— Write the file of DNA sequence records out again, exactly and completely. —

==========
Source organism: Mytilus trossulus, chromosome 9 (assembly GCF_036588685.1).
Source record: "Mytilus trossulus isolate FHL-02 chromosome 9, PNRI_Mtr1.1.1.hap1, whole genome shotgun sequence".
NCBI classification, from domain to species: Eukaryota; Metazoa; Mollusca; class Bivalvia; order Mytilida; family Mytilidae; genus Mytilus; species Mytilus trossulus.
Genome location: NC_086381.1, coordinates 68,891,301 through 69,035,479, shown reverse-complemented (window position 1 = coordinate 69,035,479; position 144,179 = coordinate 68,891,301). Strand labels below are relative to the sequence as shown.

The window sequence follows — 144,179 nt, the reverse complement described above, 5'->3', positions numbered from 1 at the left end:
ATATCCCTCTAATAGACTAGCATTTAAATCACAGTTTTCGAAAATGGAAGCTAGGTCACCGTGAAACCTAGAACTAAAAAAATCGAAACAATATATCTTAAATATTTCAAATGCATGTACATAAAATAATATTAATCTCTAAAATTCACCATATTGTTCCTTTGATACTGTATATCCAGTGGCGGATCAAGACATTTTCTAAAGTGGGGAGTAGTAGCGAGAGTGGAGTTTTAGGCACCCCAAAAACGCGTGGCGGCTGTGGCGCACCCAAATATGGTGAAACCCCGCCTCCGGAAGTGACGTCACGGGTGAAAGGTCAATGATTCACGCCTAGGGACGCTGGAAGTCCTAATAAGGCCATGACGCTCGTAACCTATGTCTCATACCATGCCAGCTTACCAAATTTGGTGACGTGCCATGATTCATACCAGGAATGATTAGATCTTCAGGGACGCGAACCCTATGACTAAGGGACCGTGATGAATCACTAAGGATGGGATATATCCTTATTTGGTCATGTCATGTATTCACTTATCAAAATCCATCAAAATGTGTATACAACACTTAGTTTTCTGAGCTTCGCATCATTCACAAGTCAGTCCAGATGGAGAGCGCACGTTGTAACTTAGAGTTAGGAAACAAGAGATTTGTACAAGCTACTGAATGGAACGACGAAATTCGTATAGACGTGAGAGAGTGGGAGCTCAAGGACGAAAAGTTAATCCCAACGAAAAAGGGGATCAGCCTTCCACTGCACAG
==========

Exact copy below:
Source organism: Mytilus trossulus, chromosome 9 (assembly GCF_036588685.1).
Source record: "Mytilus trossulus isolate FHL-02 chromosome 9, PNRI_Mtr1.1.1.hap1, whole genome shotgun sequence".
NCBI classification, from domain to species: Eukaryota; Metazoa; Mollusca; class Bivalvia; order Mytilida; family Mytilidae; genus Mytilus; species Mytilus trossulus.
Genome location: NC_086381.1, coordinates 68,891,301 through 69,035,479, shown reverse-complemented (window position 1 = coordinate 69,035,479; position 144,179 = coordinate 68,891,301). Strand labels below are relative to the sequence as shown.

The window sequence follows — 144,179 nt, the reverse complement described above, 5'->3', positions numbered from 1 at the left end:
ATATCCCTCTAATAGACTAGCATTTAAATCACAGTTTTCGAAAATGGAAGCTAGGTCACCGTGAAACCTAGAACTAAAAAAATCGAAACAATATATCTTAAATATTTCAAATGCATGTACATAAAATAATATTAATCTCTAAAATTCACCATATTGTTCCTTTGATACTGTATATCCAGTGGCGGATCAAGACATTTTCTAAAGTGGGGAGTAGTAGCGAGAGTGGAGTTTTAGGCACCCCAAAAACGCGTGGCGGCTGTGGCGCACCCAAATATGGTGAAACCCCGCCTCCGGAAGTGACGTCACGGGTGAAAGGTCAATGATTCACGCCTAGGGACGCTGGAAGTCCTAATAAGGCCATGACGCTCGTAACCTATGTCTCATACCATGCCAGCTTACCAAATTTGGTGACGTGCCATGATTCATACCAGGAATGATTAGATCTTCAGGGACGCGAACCCTATGACTAAGGGACCGTGATGAATCACTAAGGATGGGATATATCCTTATTTGGTCATGTCATGTATTCACTTATCAAAATCCATCAAAATGTGTATACAACACTTAGTTTTCTGAGCTTCGCATCATTCACAAGTCAGTCCAGATGGAGAGCGCACGTTGTAACTTAGAGTTAGGAAACAAGAGATTTGTACAAGCTACTGAATGGAACGACGAAATTCGTATAGACGTGAGAGAGTGGGAGCTCAAGGACGAAAAGTTAATCCCAACGAAAAAGGGGATCAGCCTTCCACTGCACAG